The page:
We have a new topic today, but first there are a few last letters for “Tired of the Dad I Love,” the gentleman whose father could find nothing praiseworthy about his son. Let’s get right to those last letters, and then we’ll start our new topic:
Having been raised in a similar situation, with a mother from that same generation as “Tired’s,” I wonder if it isn’t something with our parents’ age. My mother’s biggest concern growing up was something she said to me every day: “What will people think?” Whether it was my clothes, the way I walked, my grammar, the concern was, What will other people think of you?
Or rather, What would people think of her, as my mother. That was the other refrain: “I don’t want people to think I’m a bad mother, so you need to …”
She wasn’t worried about what I thought, or even what God thought, but she was obsessed that she appeared to be a perfect woman with perfect children. (At home, she was extremely manipulative and even abusive to my father. He’d just sit and nod with a “Yes, dear.”)
I’ve learned to be worried about the opinion of only one being: God. If I feel at peace with Him, then I’ll dismiss anything my mother says (easier said than done, but-you know).
I also frequently tell my children, “I don’t care what anyone thinks, but your Heavenly Father. His is the only opinion that matters.”
Yours was the only letter that pointed out, Chided, that this could be a generational thing. It’s worth considering. Thanks for writing.
This will be short. “Tired,” have you considered that your father may be mentally ill? I’m not an expert, but his behavior seems beyond just quirky. Has he been this way since you were a child, or is this more
recent behavior? Did some life event precipitate his extreme behavior?
Although there may be no way to get him to see someone about it, you may be able to cope better by finding compassion for him.
Although “Tired” wrote in last week to assure us that his father is not mentally ill, your comment is worth noting because that could be the case with many other parents. I know that my own father showed all the characteristics of being bipolar. He was never diagnosed, but his highs were as scary as his lows. I couldn’t stand to be around him. It was only after he died that I read that bipolar disorder can be caused by something as simple as a potassium imbalance. Since then, I’ve wondered if I spent all those years loathing my father simply because he didn’t eat enough bananas.
Few situations have a simple explanation. It’s always wise to try to look at a situation from every angle to see if we can make progress in figuring out what is going on and if we can help.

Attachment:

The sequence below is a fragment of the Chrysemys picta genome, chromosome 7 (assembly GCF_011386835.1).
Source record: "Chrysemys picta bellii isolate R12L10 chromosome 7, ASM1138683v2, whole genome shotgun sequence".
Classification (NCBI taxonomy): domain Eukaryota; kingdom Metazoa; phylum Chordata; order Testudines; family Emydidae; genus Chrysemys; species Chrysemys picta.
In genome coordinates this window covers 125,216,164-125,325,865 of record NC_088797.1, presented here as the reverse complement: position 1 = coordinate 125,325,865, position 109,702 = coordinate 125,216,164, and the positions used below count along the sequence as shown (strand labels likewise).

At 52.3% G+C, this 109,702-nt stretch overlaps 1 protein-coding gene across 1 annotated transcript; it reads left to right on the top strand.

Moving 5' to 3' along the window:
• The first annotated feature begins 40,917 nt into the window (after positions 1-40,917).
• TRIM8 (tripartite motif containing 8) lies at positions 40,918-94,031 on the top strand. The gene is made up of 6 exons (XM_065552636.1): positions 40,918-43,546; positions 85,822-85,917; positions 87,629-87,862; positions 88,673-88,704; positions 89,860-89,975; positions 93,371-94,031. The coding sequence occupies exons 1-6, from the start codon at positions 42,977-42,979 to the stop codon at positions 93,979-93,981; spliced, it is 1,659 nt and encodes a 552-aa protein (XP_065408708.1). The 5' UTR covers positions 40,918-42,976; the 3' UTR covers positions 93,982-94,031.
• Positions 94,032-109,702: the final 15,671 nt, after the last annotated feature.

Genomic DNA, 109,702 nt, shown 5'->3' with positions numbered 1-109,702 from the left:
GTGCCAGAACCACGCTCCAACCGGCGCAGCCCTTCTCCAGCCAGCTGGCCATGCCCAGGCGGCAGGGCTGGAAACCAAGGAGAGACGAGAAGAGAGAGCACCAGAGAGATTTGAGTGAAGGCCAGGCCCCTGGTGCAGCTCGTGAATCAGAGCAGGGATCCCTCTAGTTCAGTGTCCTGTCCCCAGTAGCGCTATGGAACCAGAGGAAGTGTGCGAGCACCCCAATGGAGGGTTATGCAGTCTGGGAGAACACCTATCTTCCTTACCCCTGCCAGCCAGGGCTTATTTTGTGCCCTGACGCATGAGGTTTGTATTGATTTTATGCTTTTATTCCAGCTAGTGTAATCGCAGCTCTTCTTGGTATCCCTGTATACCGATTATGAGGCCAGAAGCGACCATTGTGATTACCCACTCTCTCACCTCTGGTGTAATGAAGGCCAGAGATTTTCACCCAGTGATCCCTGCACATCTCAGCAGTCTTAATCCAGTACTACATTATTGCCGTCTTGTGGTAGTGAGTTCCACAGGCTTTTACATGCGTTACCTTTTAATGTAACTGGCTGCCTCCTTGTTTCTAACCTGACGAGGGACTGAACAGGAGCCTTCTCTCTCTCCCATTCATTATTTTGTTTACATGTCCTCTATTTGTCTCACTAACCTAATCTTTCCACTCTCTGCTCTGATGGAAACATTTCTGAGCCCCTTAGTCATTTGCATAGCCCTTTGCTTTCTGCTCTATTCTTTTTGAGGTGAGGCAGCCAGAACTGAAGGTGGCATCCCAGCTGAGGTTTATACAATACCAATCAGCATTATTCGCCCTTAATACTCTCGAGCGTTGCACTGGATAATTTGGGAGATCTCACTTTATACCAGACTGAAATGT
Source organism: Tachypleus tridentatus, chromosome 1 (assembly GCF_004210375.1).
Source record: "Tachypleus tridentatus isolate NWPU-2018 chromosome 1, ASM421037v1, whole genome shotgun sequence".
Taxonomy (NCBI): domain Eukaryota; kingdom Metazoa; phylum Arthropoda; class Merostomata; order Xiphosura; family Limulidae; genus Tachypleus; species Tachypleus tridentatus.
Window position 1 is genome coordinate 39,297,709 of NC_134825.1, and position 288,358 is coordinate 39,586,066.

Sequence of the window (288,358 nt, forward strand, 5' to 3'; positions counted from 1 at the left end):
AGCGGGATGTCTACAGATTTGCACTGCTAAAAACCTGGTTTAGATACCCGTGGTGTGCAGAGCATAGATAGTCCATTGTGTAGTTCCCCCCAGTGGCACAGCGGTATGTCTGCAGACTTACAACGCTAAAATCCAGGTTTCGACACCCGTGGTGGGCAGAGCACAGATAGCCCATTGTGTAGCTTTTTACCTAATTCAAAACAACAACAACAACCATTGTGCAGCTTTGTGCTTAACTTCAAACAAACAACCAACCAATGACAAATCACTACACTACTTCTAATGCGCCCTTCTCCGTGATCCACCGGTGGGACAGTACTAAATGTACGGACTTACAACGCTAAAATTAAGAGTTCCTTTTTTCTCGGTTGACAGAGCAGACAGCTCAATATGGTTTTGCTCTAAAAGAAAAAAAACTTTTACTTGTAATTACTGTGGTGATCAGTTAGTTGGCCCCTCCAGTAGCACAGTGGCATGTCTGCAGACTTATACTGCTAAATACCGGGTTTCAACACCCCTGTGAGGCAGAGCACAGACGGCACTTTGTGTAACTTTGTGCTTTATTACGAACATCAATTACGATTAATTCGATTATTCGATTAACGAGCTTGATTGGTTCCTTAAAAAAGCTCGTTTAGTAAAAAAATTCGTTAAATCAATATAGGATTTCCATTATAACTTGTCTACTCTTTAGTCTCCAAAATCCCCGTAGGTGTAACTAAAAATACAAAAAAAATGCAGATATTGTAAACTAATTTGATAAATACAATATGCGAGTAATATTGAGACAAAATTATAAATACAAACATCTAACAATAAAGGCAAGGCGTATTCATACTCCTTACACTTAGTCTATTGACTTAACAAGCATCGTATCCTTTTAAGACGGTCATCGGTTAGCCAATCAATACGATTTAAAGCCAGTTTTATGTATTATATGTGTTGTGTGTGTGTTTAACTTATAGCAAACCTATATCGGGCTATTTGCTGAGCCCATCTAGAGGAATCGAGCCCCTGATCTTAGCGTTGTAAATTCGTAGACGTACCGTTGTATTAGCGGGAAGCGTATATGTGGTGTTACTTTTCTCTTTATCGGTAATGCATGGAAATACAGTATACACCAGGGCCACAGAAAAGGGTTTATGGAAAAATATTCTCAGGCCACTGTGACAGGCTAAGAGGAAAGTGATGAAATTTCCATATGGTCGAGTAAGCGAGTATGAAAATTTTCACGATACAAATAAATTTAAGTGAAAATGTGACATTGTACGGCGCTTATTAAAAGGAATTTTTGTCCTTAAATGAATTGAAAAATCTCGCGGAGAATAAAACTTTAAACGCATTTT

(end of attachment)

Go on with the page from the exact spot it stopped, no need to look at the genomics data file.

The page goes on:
Reading all of the comments regarding overbearing parents reminded me of a story told by the teacher of our stake’s Friday morning Book of Mormon class. A man communicated to a general authority that he was being denied a temple recommend because he had a beard. The general authority investigated and found that the man’s stake president had declared that no man in his stake with facial hair would be allowed a temple recommend. So guess which stake had a new stake president shortly thereafter?
To the brother who wrote the original question, I have to ask – has he ever asked his father if he thinks all the previous church leaders who had beards are going to hell?
That’s a good question, Sharee. I’m betting “Tired” has asked that question on numerous occasions, but on the off chance he hasn’t, that might be something he’d want to try.
Okay, friends and neighbors. Here is today’s topic. It’s a quick question, but something that is apparently becoming a worldwide phenomenon:
One topic that is currently receiving a lot of attention in our failing economies is that of immigration.
How should we as Latter-day Saints treat immigrants/illegal immigrants?Does it make a difference if they are LDS or not?
By what methods should we as Latter-day Saints protect domestic jobs?
Okay, Vim. Your question has been asked. Readers, do you have any ideas on the subject?
By the way, if you are an immigrant, how are you being treated? Do you think people should overlook your status if you are (or were) an illegal? What are your views on the subject?
Send your letters to [email protected]“>[email protected]. DO NOT USE THE FORM ON THIS PAGE, BECAUSE THINGS GET LOST THAT WAY. JUST USE THIS EMAIL ADDRESS! Be sure to put a subject on it so I’ll know it isn’t spam.
Until next week – Kathy
“Remember, remember always that all of us, and you and I especially,
are descended from immigrants and revolutionists.”
Franklin Delano Roosevelt
Want more Kathryn H. Kidd? Visit www.planetkathy.com to read her blog , get free stuff, and participate in the new Ask Madame Kathy forum. Kathy also has a weekly column at the Nauvoo Times (www.nauvootimes.com).